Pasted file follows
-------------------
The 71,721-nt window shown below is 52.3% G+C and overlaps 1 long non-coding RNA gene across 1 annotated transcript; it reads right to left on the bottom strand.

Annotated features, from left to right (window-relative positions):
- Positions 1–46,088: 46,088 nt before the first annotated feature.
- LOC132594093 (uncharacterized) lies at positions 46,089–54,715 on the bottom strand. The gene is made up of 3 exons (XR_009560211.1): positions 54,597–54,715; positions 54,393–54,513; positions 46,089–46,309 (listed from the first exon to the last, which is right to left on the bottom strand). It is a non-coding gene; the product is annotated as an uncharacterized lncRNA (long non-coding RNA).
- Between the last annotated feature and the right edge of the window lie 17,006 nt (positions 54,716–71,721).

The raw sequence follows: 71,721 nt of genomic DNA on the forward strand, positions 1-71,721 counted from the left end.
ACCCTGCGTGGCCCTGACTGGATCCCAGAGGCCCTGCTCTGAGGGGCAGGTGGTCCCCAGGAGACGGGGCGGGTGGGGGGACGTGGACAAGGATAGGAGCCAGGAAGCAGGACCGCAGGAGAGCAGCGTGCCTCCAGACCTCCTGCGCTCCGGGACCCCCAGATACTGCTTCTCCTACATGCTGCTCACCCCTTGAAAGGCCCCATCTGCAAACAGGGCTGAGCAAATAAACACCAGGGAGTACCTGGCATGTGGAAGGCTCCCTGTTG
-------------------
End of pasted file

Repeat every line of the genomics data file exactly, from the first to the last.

The 71,721-nt window shown below is 52.3% G+C and overlaps 1 long non-coding RNA gene across 1 annotated transcript; it reads right to left on the bottom strand.

Annotated features, from left to right (window-relative positions):
- Positions 1–46,088: 46,088 nt before the first annotated feature.
- LOC132594093 (uncharacterized) lies at positions 46,089–54,715 on the bottom strand. The gene is made up of 3 exons (XR_009560211.1): positions 54,597–54,715; positions 54,393–54,513; positions 46,089–46,309 (listed from the first exon to the last, which is right to left on the bottom strand). It is a non-coding gene; the product is annotated as an uncharacterized lncRNA (long non-coding RNA).
- Between the last annotated feature and the right edge of the window lie 17,006 nt (positions 54,716–71,721).

The raw sequence follows: 71,721 nt of genomic DNA on the forward strand, positions 1-71,721 counted from the left end.
ACCCTGCGTGGCCCTGACTGGATCCCAGAGGCCCTGCTCTGAGGGGCAGGTGGTCCCCAGGAGACGGGGCGGGTGGGGGGACGTGGACAAGGATAGGAGCCAGGAAGCAGGACCGCAGGAGAGCAGCGTGCCTCCAGACCTCCTGCGCTCCGGGACCCCCAGATACTGCTTCTCCTACATGCTGCTCACCCCTTGAAAGGCCCCATCTGCAAACAGGGCTGAGCAAATAAACACCAGGGAGTACCTGGCATGTGGAAGGCTCCCTGTTG